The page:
An all-star lineup replaced Robert Plant's original band of Honeydrippers to record this EP at the behest of label president Ahmet Ertegün, who wanted a modern recording of some of his favorite songs from the Fifties. In addition to Plant, Jimmy Page, Jeff Beck, Nile Rodgers, and Paul Shaffer all played on one or more of the five covered classics. "Sea Of Love" was a favorite of my girlfriend and my Mom and it eventually won me over as well. The production is crisp and clean and Plant gives it his all though the song's success left him fearful of being branded a "crooner" rather than a "Rocker" and he all but disowned the project soon after.
|click on album title to listen|
|Billboard Year End||Rolling Stone Year End|
|80||Lush Life||Linda Ronstadt||13|
|79||The Flat Earth||Thomas Dolby||35||95|
|78||This Is Spinal Tap||Spinal Tap||121|
|77||In 3-D||Weird Al Yankovic||17|
|76||The Honeydrippers: Volume One||The Honeydrippers||4||58||51|
For the most part, my formative pre-teen years were spent in the Midwest so I grew up on a steady diet of local and regional favorites like Bob Seger and REO Speedwagon, who went on to be world-famous. I lived twenty minutes from where REO Speedwagon formed in 1967(!) and songs such as "157 Riverside Avenue" and "Ridin' The Storm Out" from 1977's Live: You Get What You Play For were staples on local radio station WLRW. My first REO album was a cassette of A Decade Of Rock And Roll 1970-1980 that my Texas Grandma bought me. Then Hi Infidelity came out, sold a bajillion copies and suddenly REO Speedwagon could be heard everywhere. Since I had roots with the band, I stuck with them through a weak follow-up even after we moved to the Southwest in 1981 and was rewarded with Wheels Are Turnin' in 1984. The rollicking first single "I Do' Wanna Know" grabbed my attention immediately the first time I heard it with Richrath punishing his guitar in the best way and it held up brilliantly when we saw the band live in 1985. There was a hit ballad on the album that the girls loved but to me it sounded like Kevin Cronin merely re-wrote the Hi Infidelity hit "Keep On Loving You" but I've always preferred the band's rockers to their ballads.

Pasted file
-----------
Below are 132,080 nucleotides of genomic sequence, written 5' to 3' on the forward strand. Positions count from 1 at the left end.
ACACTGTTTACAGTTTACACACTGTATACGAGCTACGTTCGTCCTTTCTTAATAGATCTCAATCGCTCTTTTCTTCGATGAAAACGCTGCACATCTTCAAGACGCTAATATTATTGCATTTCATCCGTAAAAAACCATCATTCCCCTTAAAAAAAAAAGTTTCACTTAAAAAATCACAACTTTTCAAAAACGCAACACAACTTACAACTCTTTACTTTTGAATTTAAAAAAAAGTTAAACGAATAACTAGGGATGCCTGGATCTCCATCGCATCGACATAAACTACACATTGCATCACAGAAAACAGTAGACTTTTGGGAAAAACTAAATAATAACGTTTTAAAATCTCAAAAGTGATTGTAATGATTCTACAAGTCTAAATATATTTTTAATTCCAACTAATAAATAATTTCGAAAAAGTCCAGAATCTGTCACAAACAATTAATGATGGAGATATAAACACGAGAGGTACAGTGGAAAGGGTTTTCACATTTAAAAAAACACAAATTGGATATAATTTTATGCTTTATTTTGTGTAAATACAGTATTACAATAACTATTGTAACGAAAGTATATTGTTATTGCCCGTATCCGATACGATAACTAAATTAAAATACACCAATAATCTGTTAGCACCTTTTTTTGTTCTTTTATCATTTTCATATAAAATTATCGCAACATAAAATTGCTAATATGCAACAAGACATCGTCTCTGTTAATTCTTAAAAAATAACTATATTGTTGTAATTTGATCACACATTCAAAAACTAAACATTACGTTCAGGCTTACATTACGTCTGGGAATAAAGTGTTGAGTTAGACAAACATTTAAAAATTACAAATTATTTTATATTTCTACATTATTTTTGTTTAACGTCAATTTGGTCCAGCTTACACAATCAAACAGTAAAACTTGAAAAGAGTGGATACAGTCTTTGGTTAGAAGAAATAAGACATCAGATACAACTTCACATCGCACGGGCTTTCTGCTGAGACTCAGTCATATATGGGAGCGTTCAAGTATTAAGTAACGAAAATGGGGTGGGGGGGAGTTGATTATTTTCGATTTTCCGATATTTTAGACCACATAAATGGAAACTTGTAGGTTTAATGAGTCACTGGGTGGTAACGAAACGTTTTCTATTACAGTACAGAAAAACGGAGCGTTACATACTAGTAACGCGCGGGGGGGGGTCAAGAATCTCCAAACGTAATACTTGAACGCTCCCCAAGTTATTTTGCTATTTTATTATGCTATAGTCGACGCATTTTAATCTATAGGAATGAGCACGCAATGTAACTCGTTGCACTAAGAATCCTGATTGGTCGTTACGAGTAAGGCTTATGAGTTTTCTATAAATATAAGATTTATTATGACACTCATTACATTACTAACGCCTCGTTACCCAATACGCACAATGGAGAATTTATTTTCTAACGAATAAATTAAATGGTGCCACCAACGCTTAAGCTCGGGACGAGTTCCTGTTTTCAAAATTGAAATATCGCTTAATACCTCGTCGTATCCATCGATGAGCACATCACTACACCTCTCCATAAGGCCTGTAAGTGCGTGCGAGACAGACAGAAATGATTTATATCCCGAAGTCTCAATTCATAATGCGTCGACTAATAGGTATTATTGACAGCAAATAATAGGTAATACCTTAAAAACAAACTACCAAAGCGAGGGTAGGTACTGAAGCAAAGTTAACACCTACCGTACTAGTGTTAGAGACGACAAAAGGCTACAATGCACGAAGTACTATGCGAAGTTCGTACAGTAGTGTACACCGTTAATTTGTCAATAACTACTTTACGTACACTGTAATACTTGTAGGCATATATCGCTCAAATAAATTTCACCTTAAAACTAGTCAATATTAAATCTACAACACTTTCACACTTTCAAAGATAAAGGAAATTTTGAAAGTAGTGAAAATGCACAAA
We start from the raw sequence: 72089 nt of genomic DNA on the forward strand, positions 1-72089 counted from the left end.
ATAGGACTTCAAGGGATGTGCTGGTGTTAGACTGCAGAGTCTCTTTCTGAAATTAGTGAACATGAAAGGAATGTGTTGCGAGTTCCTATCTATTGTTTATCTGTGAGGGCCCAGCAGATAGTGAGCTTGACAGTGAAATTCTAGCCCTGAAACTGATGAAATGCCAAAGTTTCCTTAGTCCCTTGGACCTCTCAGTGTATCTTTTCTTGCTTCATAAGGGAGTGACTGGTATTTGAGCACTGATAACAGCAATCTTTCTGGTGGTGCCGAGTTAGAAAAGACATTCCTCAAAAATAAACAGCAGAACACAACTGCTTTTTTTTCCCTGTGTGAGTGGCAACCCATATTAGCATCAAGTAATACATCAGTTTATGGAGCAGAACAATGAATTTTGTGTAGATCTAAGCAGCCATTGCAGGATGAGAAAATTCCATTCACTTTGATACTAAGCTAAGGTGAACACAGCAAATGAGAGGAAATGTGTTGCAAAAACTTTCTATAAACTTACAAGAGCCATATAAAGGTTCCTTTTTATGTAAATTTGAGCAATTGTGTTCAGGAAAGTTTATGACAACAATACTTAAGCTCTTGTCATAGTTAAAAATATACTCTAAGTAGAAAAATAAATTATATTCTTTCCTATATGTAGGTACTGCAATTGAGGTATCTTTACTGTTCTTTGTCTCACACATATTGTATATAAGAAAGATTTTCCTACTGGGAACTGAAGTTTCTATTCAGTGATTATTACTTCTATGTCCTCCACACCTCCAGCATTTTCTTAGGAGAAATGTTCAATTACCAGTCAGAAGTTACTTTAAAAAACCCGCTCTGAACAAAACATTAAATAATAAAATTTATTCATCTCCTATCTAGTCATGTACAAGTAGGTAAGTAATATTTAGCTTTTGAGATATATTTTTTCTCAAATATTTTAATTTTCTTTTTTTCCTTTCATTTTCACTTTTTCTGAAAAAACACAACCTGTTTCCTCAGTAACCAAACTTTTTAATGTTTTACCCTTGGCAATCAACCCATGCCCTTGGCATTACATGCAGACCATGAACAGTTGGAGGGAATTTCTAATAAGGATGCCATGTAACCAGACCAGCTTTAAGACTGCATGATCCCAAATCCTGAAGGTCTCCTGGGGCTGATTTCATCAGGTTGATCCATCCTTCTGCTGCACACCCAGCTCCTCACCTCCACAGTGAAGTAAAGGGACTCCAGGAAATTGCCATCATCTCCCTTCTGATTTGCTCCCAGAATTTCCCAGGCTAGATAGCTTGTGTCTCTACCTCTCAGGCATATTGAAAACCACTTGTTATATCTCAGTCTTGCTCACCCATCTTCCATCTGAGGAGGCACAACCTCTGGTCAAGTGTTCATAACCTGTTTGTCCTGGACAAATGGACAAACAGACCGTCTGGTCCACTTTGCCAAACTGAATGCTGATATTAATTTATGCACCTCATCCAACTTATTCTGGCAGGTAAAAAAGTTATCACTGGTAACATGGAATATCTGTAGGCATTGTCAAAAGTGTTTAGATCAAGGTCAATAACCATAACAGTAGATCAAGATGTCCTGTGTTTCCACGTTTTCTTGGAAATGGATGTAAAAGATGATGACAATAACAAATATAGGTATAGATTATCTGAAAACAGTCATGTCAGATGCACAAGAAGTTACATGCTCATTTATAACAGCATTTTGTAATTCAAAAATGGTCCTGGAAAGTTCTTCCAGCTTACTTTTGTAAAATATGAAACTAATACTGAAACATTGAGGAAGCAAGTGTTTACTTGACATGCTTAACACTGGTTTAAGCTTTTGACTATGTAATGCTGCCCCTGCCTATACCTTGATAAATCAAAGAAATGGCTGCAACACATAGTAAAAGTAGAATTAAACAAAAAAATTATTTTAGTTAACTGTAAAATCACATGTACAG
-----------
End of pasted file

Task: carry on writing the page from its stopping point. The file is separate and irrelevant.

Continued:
All credit once again goes to my Father for playing his 8-track of Stewart's 1971 masterpiece Every Picture Tells A Story repeatedly when he returned home from Vietnam in 1973 so that it seeped into my ears and gave me a deep appreciation of Rod's distinctive voice. (Little did I know Mom enjoyed Rod's voice as well. But that's another story for another time.) 1984's Camouflage was only four albums removed from 1978's disco-fied "Da Ya Think I'm Sexy?" but he was still capable of producing a disco rock dance hit like "Infatuation" which made it to number 19 on the Dance chart, number 6 on the Pop chart and number 5 on the Rock chart, no doubt due to Jeff Beck's sizzling guitar work. I also liked Stewart's take on "Some Guys Have All The Luck" though I prefer Robert Palmer's throbbing cover from 1982.